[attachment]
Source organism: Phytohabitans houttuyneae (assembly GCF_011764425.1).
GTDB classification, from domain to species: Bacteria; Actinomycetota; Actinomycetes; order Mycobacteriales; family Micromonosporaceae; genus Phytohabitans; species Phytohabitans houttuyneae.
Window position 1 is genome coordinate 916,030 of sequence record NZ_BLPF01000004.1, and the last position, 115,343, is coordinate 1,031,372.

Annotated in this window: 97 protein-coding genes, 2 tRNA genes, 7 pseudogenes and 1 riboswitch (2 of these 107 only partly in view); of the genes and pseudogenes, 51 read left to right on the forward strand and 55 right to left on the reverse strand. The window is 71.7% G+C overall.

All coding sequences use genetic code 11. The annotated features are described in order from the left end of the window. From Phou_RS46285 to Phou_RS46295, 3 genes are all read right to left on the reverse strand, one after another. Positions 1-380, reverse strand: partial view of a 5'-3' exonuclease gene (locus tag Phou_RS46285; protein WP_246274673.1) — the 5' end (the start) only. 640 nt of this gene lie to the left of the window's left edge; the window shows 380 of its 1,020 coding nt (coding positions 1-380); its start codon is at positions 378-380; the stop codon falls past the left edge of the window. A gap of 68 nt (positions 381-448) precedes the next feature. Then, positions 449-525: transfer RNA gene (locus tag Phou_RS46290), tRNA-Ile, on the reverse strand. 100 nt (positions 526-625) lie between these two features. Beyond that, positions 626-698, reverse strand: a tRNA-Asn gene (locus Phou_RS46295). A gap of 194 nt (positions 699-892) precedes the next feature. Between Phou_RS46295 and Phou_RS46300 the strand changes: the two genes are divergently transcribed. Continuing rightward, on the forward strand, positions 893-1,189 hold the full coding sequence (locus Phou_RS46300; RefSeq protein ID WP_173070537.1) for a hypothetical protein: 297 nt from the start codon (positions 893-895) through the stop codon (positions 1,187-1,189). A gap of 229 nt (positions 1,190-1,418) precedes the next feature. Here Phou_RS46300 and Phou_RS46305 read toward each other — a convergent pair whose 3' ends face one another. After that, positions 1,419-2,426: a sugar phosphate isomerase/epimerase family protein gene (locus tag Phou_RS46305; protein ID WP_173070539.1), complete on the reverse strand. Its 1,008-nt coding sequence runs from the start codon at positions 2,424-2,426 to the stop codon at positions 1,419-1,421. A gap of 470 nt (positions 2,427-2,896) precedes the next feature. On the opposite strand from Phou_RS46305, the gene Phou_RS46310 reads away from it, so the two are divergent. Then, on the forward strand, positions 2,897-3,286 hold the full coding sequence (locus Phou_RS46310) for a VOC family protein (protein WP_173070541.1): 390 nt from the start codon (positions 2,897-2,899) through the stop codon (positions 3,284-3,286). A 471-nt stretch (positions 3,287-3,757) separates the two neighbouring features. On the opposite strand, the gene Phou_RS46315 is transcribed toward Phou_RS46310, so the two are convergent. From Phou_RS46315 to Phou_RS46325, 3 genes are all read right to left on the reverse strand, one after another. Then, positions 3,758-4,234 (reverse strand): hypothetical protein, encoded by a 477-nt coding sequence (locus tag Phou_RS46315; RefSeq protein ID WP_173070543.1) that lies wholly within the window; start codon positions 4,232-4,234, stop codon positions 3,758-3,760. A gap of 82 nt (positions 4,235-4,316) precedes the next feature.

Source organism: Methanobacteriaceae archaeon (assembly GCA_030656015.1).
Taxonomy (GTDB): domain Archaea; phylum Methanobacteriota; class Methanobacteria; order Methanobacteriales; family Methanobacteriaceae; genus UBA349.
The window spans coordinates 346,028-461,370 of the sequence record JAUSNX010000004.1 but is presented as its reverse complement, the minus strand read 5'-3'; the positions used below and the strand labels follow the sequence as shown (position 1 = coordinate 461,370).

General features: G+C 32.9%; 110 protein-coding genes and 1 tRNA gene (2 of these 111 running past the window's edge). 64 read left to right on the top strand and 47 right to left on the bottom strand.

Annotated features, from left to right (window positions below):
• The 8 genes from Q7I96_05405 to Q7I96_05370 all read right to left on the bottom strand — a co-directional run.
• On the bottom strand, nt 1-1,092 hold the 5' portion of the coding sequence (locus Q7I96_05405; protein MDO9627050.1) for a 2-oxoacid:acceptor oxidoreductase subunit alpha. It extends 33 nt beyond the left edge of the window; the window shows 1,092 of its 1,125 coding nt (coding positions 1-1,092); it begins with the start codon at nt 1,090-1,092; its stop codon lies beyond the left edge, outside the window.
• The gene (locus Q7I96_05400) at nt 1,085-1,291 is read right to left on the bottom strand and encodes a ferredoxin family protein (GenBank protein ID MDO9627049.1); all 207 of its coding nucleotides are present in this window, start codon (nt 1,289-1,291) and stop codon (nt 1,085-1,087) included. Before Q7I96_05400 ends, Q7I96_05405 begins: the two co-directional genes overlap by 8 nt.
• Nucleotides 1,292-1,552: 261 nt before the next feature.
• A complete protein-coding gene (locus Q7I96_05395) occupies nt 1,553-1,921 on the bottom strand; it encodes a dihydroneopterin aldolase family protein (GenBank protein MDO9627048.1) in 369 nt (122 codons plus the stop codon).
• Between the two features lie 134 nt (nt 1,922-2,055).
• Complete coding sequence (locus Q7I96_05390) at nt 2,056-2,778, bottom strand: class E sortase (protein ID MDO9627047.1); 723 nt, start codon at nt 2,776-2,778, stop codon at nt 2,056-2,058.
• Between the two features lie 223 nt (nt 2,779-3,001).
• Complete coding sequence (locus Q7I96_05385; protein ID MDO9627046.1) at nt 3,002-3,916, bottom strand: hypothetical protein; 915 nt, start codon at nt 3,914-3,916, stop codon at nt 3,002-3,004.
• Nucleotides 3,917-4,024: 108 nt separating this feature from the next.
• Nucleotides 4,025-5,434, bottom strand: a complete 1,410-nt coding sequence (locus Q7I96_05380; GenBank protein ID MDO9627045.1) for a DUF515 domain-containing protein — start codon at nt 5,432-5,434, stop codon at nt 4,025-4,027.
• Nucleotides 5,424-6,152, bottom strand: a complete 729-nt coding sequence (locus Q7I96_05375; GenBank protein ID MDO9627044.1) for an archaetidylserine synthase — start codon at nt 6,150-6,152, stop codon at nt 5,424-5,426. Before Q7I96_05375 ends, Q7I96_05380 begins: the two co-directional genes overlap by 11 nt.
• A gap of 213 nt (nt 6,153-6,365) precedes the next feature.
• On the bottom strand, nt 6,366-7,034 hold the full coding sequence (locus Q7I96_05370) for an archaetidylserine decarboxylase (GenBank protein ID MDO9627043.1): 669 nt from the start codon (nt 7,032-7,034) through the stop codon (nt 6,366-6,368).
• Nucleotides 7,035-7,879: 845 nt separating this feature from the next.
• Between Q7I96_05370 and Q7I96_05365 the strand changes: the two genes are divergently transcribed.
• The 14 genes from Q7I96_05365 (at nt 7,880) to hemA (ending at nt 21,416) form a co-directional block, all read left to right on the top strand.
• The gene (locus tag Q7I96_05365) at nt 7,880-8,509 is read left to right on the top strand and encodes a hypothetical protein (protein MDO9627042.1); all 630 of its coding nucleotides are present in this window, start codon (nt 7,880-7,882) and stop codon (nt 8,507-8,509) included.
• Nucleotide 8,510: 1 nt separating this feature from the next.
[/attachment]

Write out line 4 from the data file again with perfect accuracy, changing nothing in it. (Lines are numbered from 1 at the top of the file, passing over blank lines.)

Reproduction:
Annotated in this window: 97 protein-coding genes, 2 tRNA genes, 7 pseudogenes and 1 riboswitch (2 of these 107 only partly in view); of the genes and pseudogenes, 51 read left to right on the forward strand and 55 right to left on the reverse strand. The window is 71.7% G+C overall.